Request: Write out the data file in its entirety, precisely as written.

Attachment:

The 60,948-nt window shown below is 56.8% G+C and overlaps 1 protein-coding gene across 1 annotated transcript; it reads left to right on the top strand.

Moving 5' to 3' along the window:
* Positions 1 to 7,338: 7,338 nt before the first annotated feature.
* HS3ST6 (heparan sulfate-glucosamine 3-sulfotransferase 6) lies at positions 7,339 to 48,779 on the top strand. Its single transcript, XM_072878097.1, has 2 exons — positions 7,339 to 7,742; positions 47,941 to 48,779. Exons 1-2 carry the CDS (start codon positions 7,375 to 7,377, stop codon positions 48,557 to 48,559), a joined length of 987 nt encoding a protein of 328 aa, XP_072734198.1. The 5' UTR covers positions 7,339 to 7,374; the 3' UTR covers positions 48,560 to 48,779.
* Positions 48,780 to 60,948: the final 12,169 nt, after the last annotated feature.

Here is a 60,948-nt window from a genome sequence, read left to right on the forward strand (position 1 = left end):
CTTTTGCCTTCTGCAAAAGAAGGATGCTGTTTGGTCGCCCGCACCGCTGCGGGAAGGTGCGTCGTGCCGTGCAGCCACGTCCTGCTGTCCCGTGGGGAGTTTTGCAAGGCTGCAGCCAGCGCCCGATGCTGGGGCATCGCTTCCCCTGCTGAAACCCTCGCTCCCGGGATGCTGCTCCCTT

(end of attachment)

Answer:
The 60,948-nt window shown below is 56.8% G+C and overlaps 1 protein-coding gene across 1 annotated transcript; it reads left to right on the top strand.

Moving 5' to 3' along the window:
* Positions 1 to 7,338: 7,338 nt before the first annotated feature.
* HS3ST6 (heparan sulfate-glucosamine 3-sulfotransferase 6) lies at positions 7,339 to 48,779 on the top strand. Its single transcript, XM_072878097.1, has 2 exons — positions 7,339 to 7,742; positions 47,941 to 48,779. Exons 1-2 carry the CDS (start codon positions 7,375 to 7,377, stop codon positions 48,557 to 48,559), a joined length of 987 nt encoding a protein of 328 aa, XP_072734198.1. The 5' UTR covers positions 7,339 to 7,374; the 3' UTR covers positions 48,560 to 48,779.
* Positions 48,780 to 60,948: the final 12,169 nt, after the last annotated feature.

Here is a 60,948-nt window from a genome sequence, read left to right on the forward strand (position 1 = left end):
CTTTTGCCTTCTGCAAAAGAAGGATGCTGTTTGGTCGCCCGCACCGCTGCGGGAAGGTGCGTCGTGCCGTGCAGCCACGTCCTGCTGTCCCGTGGGGAGTTTTGCAAGGCTGCAGCCAGCGCCCGATGCTGGGGCATCGCTTCCCCTGCTGAAACCCTCGCTCCCGGGATGCTGCTCCCTT